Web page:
All Doshas
What Ayurveda Brought to My Yoga Practice

Roanna Rose (known as Ro) has been qualified as a yoga teacher since 2016 and teaches full-time all over London. We ask her more about her story and philosophy.

What does yoga mean to you?

For me yoga is self-inquiry. It is an intelligent, mindful practice of science where the experiment is with my body and mind. Every time I step on the mat, I am giving myself time to tune in and reset. So, no matter what I am going through in my life at that moment in time, whether that is a physical or an emotional challenge, I can return to my true self, true essence and true power.

Can you tell us a little about your journey to yoga?

At the age of 17 I travelled from the UK to volunteer at The Rosie May Home, an orphanage in Sri Lanka. While there I stayed at a yoga retreat centre nearby – I chose it because it was in walking distance of the orphanage. I had a little free time in the mornings, so I made the most of it and woke up early to start practicing yoga with the resident teacher. By the end of my trip I had fallen in love with the beautiful country, the wonderful girls in the orphanage and the practice of yoga.

What brought you to teaching?

Fast forward a few years and I was in Liverpool training to be a dancer at the Liverpool Institute for Performing Arts. By this point I had started attending regular Hatha yoga (physical yoga) classes and had found Kundalini yoga (a mix of spiritual and physical practices to awaken kundalini energy at the base of the spine). This eventually led me to writing my dissertation on yoga and the spiritual and mental benefits it can have for professional and trainee dancers.

From Liverpool, I moved to London and started dancing in a small dance company. I was practicing yoga regularly and found comfort in coming to my mat, moving my body without having to perform or look a certain way. Then in 2016 I had the opportunity to go to India and do my 200-hour yoga teacher training. I planned to teach part-time alongside dancing professionally but when I came back to London and started teaching, I knew that this was what I needed to be doing full-time. Everything felt aligned.

What are you up to at the moment?

I now teach full-time all-over London. You can find me at Move Your Frame King’s Cross, The Yoga Edge in Crystal Palace, the Sky Garden in the city as well as a community class at Synchronicity in Clapham North. I also teach one-on-one private sessions and weekly classes at a big publishing company and a recruitment consultancy. In 2017 I did my 300-hour teacher training (this time actually in Sri Lanka). I fell back in love with the country and later that year I held my first ever Yoga Ro retreat on the south coast of Sri Lanka. I have now taught retreats in Cornwall, India, Wiltshire, Morocco, Oxfordshire and Sicily.

What is your approach to Ayurveda?

To me, Ayurveda is about finding harmony and balance within the body and mind, letting go of the idea that everybody fits one wellness model and realising that everyone is born with their own individual nature. This has helped deepen the level of self-awareness I am trying to cultivate through yoga. My personal nature or prakriti is Pitta, the fire element. I am ambitious, fiery, active, overly goal-focused, I like to push myself in hard workouts, enjoy extreme sports and can sometimes be hot headed!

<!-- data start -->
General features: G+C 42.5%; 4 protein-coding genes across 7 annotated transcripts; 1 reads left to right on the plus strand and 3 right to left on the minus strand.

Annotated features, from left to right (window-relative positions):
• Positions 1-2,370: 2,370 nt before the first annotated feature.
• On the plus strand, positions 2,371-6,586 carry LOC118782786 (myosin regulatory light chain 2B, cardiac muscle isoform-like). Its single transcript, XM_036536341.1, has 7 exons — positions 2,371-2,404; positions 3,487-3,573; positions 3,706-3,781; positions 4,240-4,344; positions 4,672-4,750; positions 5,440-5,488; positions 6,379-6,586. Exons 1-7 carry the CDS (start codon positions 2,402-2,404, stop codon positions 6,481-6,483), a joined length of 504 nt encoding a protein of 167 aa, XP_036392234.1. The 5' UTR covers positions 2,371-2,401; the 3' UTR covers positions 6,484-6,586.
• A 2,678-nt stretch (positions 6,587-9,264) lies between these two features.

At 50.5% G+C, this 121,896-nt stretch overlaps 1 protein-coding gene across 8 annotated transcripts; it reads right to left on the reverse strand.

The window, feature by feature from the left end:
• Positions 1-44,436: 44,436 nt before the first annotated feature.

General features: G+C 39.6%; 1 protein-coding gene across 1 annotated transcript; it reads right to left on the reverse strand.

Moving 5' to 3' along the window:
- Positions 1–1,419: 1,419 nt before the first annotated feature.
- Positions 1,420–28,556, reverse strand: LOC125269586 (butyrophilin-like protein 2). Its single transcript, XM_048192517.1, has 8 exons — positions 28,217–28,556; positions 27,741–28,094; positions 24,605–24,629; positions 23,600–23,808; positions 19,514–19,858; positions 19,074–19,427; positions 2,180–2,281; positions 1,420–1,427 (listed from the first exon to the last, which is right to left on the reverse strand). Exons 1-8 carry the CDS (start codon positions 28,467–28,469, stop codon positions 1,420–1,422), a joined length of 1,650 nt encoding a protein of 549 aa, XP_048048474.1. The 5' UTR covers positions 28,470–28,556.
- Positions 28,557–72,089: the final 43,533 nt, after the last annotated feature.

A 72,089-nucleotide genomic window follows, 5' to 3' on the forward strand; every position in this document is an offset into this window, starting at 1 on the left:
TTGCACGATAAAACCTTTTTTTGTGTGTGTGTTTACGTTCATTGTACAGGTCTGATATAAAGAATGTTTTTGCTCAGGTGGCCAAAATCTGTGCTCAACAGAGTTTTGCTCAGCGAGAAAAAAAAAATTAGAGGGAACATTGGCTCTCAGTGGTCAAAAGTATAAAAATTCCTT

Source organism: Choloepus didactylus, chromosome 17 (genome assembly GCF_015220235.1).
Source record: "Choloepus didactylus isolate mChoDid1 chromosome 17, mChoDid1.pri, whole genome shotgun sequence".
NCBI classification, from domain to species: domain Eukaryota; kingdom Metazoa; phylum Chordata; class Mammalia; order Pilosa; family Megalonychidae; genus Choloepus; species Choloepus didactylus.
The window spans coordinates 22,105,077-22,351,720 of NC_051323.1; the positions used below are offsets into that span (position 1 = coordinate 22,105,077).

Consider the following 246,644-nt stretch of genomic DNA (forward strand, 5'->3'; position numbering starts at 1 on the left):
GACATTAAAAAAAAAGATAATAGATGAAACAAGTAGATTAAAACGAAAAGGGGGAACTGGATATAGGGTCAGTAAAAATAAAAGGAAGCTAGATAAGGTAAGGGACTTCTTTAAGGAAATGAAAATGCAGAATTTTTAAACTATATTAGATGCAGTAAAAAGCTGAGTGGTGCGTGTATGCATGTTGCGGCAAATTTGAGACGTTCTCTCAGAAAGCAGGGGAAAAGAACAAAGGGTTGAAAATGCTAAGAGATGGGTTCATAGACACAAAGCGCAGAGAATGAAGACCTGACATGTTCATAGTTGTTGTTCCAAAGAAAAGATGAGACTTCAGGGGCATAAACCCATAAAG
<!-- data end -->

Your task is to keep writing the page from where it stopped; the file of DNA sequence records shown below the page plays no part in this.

What have you learned from Ayurveda?

Ayurveda has taught me that as humans, we are drawn to the things we enjoy and the activities which suit our true nature. This is great, but it can also be too much of a good thing! For example, as I am Pitta-dominant in my nature, I like to create fast and challenging flows. I love to get upside down and push my body into difficult Asanas (postures). What I have realised from this discovery is that if I want to optimise my health and use yoga to its full advantage I need to moderate some of these Pitta desires. To balance my true nature perhaps what is needed is a more cooling, soothing and balancing flow. Now every time I practice yoga I tune into how I am feeling emotionally, mentally and how my body physically feels. I increase my level of consciousness by tapping into my knowledge of Ayurveda and I set a clear positive intention. This creates a powerful, healing and sacred practice. When I roll my mat away I feel healthy, happy and inspired.

How do you apply this to others?

In my private classes I apply this exact same method for my students. In a public class of course, there is no way everyone is going to have the same nature! So, with group classes I tune into the mood of the class, I ask how everyone is feeling and also take note of what is going on politically and environmentally (seasons, weather etc.) and then allow my class to emerge from that.

Any tips for a yoga novice?

My advice for someone wanting to start yoga is to find a teacher who inspires you – try out different classes until you find the one. Yoga works, the hardest part is showing up.

Find Balance

Are you living as your true self?

Integrate Ayurvedic wisdom into your life and start a lifelong journey of beauty and wellbeing.

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